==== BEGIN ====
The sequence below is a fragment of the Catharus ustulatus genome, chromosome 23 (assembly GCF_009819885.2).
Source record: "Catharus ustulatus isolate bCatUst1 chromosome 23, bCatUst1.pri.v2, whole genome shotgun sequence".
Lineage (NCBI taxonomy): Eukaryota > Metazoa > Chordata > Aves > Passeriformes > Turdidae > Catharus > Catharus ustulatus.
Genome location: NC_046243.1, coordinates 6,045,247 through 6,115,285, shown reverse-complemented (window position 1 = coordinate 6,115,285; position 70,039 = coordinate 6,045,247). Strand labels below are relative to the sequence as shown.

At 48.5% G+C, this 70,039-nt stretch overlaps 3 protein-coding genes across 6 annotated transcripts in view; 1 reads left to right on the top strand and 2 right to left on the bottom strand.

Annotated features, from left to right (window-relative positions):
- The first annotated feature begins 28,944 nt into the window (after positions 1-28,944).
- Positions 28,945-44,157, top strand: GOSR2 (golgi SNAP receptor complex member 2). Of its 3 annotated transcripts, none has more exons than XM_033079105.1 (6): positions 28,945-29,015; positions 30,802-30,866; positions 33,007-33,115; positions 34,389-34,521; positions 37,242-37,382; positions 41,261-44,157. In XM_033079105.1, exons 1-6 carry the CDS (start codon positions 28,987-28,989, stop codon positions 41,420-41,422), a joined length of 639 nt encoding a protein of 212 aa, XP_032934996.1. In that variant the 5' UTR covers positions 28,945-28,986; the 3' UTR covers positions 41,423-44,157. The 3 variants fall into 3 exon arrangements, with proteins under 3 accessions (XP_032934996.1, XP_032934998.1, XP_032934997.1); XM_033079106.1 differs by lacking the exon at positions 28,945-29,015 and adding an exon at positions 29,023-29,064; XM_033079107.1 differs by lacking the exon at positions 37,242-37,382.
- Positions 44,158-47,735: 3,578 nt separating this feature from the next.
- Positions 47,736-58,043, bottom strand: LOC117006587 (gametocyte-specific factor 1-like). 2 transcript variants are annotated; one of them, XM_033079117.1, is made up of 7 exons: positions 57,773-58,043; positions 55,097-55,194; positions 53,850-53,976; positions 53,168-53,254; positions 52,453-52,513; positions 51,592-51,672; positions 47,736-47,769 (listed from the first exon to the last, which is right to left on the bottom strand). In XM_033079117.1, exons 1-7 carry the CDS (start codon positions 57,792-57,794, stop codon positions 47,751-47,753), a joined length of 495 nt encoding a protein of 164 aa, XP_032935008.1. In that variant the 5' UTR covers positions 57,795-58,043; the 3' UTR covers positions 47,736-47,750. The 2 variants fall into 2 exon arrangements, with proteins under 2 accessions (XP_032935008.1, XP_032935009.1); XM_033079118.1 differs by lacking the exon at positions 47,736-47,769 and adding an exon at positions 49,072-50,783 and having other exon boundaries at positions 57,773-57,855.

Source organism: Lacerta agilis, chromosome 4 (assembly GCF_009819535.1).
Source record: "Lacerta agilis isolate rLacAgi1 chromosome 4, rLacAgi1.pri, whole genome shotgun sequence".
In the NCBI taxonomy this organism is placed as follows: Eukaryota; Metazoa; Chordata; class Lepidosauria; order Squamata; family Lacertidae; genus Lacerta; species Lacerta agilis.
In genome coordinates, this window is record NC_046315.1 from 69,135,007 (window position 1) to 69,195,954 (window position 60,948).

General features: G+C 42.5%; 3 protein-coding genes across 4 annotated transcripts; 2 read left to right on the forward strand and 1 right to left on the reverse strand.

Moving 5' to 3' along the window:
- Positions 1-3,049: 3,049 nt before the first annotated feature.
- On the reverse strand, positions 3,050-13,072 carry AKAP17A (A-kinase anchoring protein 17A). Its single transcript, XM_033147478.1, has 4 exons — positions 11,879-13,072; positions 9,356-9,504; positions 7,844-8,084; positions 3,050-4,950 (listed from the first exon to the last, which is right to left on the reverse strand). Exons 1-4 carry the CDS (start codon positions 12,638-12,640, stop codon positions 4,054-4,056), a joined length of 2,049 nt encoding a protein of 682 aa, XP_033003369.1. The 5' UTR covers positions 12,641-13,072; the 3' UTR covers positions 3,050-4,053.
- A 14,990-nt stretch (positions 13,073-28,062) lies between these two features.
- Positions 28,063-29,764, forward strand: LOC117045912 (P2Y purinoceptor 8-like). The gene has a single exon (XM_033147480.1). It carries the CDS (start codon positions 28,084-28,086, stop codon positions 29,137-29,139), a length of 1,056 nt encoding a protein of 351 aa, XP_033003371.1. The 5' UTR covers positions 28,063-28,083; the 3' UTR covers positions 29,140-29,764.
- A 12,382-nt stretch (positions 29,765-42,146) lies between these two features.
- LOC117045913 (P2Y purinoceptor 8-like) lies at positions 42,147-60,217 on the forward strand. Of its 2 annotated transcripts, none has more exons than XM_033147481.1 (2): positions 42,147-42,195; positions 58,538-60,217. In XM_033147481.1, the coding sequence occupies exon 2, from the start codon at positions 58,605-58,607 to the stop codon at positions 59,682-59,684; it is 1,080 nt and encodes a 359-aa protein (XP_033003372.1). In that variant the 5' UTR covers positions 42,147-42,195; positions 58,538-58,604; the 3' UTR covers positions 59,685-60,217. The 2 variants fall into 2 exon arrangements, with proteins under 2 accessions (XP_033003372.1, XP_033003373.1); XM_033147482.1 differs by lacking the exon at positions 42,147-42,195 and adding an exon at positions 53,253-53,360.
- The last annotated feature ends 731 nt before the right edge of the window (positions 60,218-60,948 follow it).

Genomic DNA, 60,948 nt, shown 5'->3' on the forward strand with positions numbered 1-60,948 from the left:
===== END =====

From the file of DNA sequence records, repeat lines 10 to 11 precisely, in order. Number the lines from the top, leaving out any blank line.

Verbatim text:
- Positions 47,736-58,043, bottom strand: LOC117006587 (gametocyte-specific factor 1-like). 2 transcript variants are annotated; one of them, XM_033079117.1, is made up of 7 exons: positions 57,773-58,043; positions 55,097-55,194; positions 53,850-53,976; positions 53,168-53,254; positions 52,453-52,513; positions 51,592-51,672; positions 47,736-47,769 (listed from the first exon to the last, which is right to left on the bottom strand). In XM_033079117.1, exons 1-7 carry the CDS (start codon positions 57,792-57,794, stop codon positions 47,751-47,753), a joined length of 495 nt encoding a protein of 164 aa, XP_032935008.1. In that variant the 5' UTR covers positions 57,795-58,043; the 3' UTR covers positions 47,736-47,750. The 2 variants fall into 2 exon arrangements, with proteins under 2 accessions (XP_032935008.1, XP_032935009.1); XM_033079118.1 differs by lacking the exon at positions 47,736-47,769 and adding an exon at positions 49,072-50,783 and having other exon boundaries at positions 57,773-57,855.

Source organism: Lacerta agilis, chromosome 4 (assembly GCF_009819535.1).